1. Having a global vision means
    • - recognizing and reacting to international maketing opportunities
    • - using effective global mktg strategies
    • - being aware of threats
  2. Benefits of globalization
    • - expands economic freedom
    • - spurs competition
    • - raises productivity and living standards
    • - offers access to foreign capital
    • - acts as a check on govt.
  3. External environmental factors of global marketers
    • - culture
    • - natural resources
    • - economic and technological development
    • - political structure
    • - demographic makeup
  4. Tariff
    a tax levied on goods entering a country
  5. quota
    limit on the amount of a product entering a country
  6. Boycott
    exclusion of products from a country
  7. embargo
    wall that does not allow anything to come into the country
  8. Why go global?
    • - earn more profits
    • - utilize economies of scale
    • - excess capacity
    • - possess exclusive market information
  9. How to enter the global market?
    • export
    • licensing
    • contract manufacturing
    • joint venture
    • direct investment
  10. Consumer decision making process
    • 1. recognize a need
    • 2. information search
    • 3. evaluate alternatives
    • 4. purchase
    • 5. postpurchase behavior
  11. Stimulus
    • any unit of input affecting one or more of the 5 senses
    • sight
    • smell
    • taste
    • touch
    • hearing
  12. cognitive dissonance
    inner tension that a consumer experiences after recognizing an inconsistency between behavior and values or opinions
  13. marketers can reduce dissonance through:
    • guarantees
    • warranties
    • follow-up
    • communication
  14. subculture
    a homogeneous group of people who share elements of the overall culture as well as unique elements of their own group
  15. What is business marketing?
    marketing of goods and services to individuals and organizations for purposes other than personal consumption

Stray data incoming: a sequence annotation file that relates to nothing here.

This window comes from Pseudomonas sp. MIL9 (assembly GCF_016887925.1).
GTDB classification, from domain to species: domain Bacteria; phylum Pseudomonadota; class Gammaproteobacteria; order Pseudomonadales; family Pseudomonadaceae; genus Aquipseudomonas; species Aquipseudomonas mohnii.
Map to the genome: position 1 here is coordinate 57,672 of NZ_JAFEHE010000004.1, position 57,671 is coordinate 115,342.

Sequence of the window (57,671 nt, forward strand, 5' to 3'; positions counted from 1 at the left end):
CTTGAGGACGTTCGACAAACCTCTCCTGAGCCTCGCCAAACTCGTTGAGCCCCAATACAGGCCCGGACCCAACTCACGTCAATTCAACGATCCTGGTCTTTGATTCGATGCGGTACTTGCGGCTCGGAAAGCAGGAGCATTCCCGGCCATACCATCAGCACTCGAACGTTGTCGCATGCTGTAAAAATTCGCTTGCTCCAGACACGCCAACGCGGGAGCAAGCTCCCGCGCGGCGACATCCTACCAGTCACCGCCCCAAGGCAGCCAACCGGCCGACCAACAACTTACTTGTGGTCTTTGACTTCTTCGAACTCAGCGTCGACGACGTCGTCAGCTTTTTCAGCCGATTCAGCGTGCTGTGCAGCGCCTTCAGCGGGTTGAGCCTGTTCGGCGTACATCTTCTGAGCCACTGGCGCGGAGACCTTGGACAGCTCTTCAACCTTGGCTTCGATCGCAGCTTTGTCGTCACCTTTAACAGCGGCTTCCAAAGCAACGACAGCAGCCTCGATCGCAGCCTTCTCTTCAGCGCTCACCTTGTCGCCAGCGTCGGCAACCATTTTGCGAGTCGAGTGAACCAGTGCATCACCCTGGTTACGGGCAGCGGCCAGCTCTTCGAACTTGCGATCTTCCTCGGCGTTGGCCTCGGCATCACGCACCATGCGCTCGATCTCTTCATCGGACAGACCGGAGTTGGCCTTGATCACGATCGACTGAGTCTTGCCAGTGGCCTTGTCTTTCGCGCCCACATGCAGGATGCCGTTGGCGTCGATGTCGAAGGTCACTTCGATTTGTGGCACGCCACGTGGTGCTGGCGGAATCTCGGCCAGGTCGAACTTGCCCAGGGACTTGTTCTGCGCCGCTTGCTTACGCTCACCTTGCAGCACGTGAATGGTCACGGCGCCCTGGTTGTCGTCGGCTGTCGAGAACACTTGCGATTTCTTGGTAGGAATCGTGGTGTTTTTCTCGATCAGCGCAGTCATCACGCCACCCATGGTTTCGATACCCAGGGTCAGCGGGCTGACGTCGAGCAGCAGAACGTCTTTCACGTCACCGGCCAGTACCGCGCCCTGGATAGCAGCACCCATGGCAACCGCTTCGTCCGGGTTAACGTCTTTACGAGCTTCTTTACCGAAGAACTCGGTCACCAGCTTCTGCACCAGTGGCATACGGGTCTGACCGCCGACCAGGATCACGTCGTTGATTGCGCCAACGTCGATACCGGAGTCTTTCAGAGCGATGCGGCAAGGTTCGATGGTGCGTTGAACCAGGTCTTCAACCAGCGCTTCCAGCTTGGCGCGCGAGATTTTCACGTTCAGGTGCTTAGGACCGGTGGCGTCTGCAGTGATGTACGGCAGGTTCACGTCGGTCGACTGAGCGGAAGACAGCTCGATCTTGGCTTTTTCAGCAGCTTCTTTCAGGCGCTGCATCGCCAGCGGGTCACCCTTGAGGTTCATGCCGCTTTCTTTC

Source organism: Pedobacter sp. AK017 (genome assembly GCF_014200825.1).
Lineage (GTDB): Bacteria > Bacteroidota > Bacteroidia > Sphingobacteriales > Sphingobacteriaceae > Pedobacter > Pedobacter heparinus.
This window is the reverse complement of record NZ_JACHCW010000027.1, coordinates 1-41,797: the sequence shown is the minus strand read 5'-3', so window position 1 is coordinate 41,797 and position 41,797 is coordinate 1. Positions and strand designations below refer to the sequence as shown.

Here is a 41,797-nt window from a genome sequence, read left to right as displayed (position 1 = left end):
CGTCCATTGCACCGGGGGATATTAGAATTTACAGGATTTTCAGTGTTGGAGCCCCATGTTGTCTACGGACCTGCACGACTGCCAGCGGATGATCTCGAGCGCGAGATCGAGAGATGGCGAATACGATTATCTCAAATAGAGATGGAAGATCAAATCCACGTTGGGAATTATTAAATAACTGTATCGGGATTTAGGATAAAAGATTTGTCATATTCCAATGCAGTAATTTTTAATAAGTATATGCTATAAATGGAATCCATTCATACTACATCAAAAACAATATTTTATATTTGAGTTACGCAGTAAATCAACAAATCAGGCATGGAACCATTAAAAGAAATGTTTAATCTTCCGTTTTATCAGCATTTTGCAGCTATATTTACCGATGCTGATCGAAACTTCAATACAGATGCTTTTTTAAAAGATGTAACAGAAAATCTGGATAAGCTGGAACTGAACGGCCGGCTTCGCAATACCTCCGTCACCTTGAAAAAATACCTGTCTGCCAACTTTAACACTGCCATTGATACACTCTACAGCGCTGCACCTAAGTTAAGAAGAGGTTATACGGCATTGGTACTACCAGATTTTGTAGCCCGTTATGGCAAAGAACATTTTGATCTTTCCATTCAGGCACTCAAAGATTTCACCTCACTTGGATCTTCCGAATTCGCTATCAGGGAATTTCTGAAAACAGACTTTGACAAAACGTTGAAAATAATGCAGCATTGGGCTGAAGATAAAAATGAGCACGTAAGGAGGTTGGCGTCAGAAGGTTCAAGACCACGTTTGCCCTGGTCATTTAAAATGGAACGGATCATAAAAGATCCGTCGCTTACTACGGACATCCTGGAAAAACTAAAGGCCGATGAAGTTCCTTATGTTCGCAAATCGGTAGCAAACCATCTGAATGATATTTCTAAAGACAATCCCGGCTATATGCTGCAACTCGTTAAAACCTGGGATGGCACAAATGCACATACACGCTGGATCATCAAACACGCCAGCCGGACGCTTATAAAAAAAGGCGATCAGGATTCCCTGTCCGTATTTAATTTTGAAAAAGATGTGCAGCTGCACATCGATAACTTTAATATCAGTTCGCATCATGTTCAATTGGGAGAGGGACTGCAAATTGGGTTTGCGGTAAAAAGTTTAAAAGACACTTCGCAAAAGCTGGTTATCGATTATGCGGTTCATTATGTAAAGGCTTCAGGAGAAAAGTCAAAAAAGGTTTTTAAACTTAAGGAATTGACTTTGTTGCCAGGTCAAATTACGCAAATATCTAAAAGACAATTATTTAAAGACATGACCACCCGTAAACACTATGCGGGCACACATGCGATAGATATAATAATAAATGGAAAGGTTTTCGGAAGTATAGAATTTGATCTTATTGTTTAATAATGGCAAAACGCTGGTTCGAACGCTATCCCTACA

16. strategic alliances
    a cooperative agreement between business firms
  17. gatekeepers
    group members who regulate the flow of information, often the purchasing agent
  18. Market
    people or organizations with needs or wants and the ability and willingness to buy
  19. Market segment
    a subgroup of people or organizations sharing one or more characteristics that cause them to have similar product needs.
  20. Market segmentation
    the process of dividing a market into meaningful, relatively similar, identifiable segments of groups
  21. Bases for segmentation
    • geography
    • demographics
    • psychographics
    • benefits sought
    • usage rate
  22. 80/20 principle
    20 percent of all custimers generate 80 percent of the demand
  23. positioning
    developing a specific marketing mix to influence customers overall perception of a brand, product line, or organization
  24. repositioning
    changing perceptions of a brand in relation to competing brands
  25. database marketing
    the creation of a large computerized file of customers and potential customers profiles and purchase patterns
  26. secondary data
    data perviously collected for any purpose other than the one at hand
  27. ethnographic research
    the study of human behavior in its natural context
  28. When should marketing research be conducted?
    • Where there is a high level of uncertainty
    • When value of research information exceeds the cost of generating the information
  29. Product
    • everthing both favorable and unfavorable that a person receives in an exchange
    • - good
    • - service
    • - idea
  30. Marketing mix
    • product
    • place
    • promotion
    • price
    • people
  31. convenience product
    a relatively inexpensive item that merits little shopping effort
  32. shopping product
    a product that requires comparison shopping because it is usually more expensive and found in fewer stores
  33. specialty product
    a particular item for which consumers search extensively and are reluctant to accept substitutes
  34. unsought product
    a product unknown to the potential buyer or a known product that the buyer does not actively seek
  35. product line
    a group of closely-related product items
  36. product mix
    all products that an organization sells
  37. product mix width
    the number of product lines an organization offers
  38. product line depth
    the number of product items in a product line
  39. individual brand
    using different brand names for different products
  40. family brand
    marketing several different products under the same brand name
  41. UPC
    thick and thin vertical lines that are used to track products
  42. express warranty
    a written guarantee
  43. implied warranty
    unwritten guarantee
  44. idea screening
    eliminates ideas that are inconsistent with the organizations new product strategy or are inappropriate for some other reason
  45. concept test
    a test to evaluate a new-product idea, usually before any prototype has been created
  46. brainstorming
    the process of getting a group to think of unlimited ways to vary a product or solve a problem
  47. test marketing
    limited introduction of a product and a marketing program to determine the reactions of potential customers in a market situation
  48. product life cycle
    • introductory
    • growth
    • maturity
    • decline